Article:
Saucery in the soup Kitchen

All packaged ready to go
My vegetable delivery comes on a Friday from Able and Cole and the fridge was still full of vegetables, two large butternut squashes, three large red peppers, tomatoes, carrots, 1kg of onions, 1kg of shallots, mushrooms and sweet red potatoes! We were only just finishing up the Christmas food so I decided the best solution was to make soup and some roasted pasta sauce.  
It is more than likely the easiest method for making soup – I chopped the butternut squash, onions,  a clove or two of garlic and sweet potatoes into a large roasting dish, covered them with some olive oil and slowly roasted them for about an hour in a low oven, (gas mark 4). 
I also chopped up the red peppers, tomatoes and some more onions in another pan, smeared basil and olive oil over putting them to slowly cook. Making use of the whole oven, I filled smaller oven bowls with mushrooms & garlic and simply shallots in oil. The only attention it needs is a mix now and then, just to even out the cooking. 
In an hour or so, the vegetables have gone beautifully soft and dense with flavour and the aroma fills the house with a lovely home cooking smell. You can leave them with the oven switched off to slowly cool – for me it intensifies the flavour as I imagine the oils being absorbed into the vegetables as they cool.  
To make soup;
Use your largest pan – sweat off some onions in olive oil, moving them slowly but not over mixing
until they are soft and translucent. 
Add your roasted vegetables ensuring you scrape every last bit of oil from your roasting dish with a spatula – every drop of oil is infused with flavour it is a shame to waste any of it. You can also pour  some of your hot stock  into the roasting tray, this will make sure every last bit of flavour goes into the soup. 
The amount of stock you might need is dependent on how many vegetables you have – you want to aim for one third vegetables two parts stock. I use Kallo organic stock cubes, they don’t contain monosodium glutamate, and they give a lovely flavour.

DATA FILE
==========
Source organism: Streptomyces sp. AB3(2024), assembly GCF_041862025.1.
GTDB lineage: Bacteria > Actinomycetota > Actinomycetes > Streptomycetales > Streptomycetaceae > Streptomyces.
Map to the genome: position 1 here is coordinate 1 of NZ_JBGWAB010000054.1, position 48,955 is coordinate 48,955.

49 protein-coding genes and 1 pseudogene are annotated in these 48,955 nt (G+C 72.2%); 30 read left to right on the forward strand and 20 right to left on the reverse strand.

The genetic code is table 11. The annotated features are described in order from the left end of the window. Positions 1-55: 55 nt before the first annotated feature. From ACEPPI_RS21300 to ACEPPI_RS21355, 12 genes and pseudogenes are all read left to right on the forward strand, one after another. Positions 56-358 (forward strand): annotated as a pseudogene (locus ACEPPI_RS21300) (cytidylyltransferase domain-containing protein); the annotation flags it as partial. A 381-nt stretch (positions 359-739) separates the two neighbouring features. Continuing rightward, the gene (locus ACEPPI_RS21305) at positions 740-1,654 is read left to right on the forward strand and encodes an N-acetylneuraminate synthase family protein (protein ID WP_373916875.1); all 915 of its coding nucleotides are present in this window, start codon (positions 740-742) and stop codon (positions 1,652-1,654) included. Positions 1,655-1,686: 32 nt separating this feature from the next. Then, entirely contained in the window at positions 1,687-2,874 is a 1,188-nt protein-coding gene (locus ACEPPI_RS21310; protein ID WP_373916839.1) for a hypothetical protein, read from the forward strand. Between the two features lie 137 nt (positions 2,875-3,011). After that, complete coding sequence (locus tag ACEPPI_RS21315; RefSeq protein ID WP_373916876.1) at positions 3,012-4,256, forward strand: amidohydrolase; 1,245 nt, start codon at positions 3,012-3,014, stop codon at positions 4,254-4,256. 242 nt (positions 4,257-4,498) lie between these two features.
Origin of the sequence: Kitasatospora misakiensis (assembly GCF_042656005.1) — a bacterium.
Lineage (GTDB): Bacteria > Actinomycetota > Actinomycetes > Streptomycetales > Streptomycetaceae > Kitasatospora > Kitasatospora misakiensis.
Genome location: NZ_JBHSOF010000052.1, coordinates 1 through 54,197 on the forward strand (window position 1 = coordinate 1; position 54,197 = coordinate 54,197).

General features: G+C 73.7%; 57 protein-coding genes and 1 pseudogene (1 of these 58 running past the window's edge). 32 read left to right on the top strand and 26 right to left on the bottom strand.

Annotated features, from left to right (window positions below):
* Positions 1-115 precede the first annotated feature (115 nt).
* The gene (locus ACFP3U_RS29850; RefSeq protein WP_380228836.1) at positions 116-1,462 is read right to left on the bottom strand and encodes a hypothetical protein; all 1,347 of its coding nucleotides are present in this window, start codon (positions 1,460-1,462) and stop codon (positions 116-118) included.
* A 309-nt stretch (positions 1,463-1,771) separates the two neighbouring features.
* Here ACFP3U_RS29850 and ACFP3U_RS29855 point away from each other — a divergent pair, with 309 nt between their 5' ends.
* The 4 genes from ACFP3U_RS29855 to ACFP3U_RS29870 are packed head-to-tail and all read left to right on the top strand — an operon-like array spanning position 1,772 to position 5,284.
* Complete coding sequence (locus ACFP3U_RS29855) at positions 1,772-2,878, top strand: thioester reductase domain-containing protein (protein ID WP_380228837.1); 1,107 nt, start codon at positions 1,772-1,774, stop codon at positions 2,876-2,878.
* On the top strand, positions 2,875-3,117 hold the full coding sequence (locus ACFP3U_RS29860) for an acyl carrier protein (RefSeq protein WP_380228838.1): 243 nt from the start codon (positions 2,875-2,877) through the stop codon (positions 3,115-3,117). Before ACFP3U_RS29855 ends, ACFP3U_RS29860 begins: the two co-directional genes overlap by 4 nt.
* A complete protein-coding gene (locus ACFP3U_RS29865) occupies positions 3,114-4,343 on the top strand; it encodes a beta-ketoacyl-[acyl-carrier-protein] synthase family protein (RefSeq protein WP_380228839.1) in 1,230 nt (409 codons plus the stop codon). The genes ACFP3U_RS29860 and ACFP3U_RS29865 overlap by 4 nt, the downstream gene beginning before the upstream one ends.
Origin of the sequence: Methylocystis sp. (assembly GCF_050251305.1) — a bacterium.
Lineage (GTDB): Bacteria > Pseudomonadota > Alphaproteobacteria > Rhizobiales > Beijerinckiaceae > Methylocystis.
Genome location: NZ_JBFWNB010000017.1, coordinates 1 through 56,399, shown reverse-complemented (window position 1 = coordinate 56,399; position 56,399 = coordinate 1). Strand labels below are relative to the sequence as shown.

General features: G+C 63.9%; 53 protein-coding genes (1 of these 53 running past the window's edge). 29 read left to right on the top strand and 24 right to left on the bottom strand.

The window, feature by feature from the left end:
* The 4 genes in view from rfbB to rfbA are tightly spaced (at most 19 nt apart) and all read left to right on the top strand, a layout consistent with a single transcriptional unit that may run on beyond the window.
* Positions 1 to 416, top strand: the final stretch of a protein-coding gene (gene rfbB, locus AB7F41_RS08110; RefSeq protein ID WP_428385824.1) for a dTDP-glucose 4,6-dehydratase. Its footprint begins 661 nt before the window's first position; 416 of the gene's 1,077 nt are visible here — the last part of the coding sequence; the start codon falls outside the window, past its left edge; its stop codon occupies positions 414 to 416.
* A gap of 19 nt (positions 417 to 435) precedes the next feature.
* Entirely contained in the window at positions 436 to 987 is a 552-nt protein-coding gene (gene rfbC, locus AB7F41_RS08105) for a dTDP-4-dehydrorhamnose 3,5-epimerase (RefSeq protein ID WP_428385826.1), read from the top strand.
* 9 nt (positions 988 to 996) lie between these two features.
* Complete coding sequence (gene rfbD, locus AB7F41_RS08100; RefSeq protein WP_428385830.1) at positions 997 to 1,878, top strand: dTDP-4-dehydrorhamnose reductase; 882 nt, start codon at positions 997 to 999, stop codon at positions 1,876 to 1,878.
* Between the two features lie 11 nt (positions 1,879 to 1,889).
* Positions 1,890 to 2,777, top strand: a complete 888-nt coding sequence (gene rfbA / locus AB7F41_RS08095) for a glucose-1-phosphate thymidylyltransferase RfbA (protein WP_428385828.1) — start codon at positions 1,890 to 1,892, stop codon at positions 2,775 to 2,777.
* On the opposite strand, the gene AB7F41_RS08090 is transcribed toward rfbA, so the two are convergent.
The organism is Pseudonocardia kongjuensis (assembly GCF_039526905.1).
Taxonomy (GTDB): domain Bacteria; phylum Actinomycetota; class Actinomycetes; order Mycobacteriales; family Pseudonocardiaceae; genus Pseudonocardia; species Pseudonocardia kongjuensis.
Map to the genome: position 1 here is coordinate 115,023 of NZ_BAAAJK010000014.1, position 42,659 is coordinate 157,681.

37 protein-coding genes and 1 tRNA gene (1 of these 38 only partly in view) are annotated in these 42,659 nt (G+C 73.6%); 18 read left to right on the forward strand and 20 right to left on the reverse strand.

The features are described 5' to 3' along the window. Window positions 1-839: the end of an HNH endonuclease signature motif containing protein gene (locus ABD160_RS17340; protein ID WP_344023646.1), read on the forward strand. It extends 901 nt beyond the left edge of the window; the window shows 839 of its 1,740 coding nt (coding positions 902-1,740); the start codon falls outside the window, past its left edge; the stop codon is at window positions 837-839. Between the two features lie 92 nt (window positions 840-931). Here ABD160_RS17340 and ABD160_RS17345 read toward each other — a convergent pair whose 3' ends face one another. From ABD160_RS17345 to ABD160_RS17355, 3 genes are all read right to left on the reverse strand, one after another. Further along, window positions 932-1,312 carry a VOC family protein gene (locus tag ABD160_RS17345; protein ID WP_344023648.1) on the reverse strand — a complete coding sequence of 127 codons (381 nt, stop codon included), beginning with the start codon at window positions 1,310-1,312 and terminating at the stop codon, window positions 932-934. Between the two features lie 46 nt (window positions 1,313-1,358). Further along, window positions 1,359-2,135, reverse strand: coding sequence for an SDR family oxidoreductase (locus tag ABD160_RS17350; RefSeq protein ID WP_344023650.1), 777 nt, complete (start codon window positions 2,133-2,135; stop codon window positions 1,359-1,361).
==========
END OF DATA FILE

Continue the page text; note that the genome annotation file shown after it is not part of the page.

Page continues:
Allow your soup to slowly simmer, you want to aim for the odd bubble to surface not a rolling boil, leave the lid off and let the soup condense. 
Depending on your preference, you can blend the soup or simply leave it chunky, it is just a case of waiting until you have the consistency you enjoy. Be aware that if you have used salt, the saltiness will increase as the water evaporates – I tend to leave salt out as the stock cubes often have salt in them. 
You can add some fresh chopped ginger, or turmeric, both of which have ant-bacterial qualities which are believed to help immunity.  To give it a really lovely flavour add two or three tablespoons of creme fraiche or yoghurt. 
For the pasta sauce add;
Add a tin of chopped tomatoes to the red peppers and tomato mix, a couple of tablespoons of Balsamic Vinegar, a dash of worcestershire sauce, two teaspoons of brown sugar and then finally the whole mushrooms and shallots. You then slowly re-heat in a saucepan when you want it. Like all good sauces allow the flavours to develop over a day or so, but don’t leave it more than three and always ensure you warm it up properly.
You can freeze these in batches, but this must be done as soon as it has cooled.  I decided to take a couple of jars of soup to some friends, they are a great pick me up, full of organic goodness, just what we need during the winter months.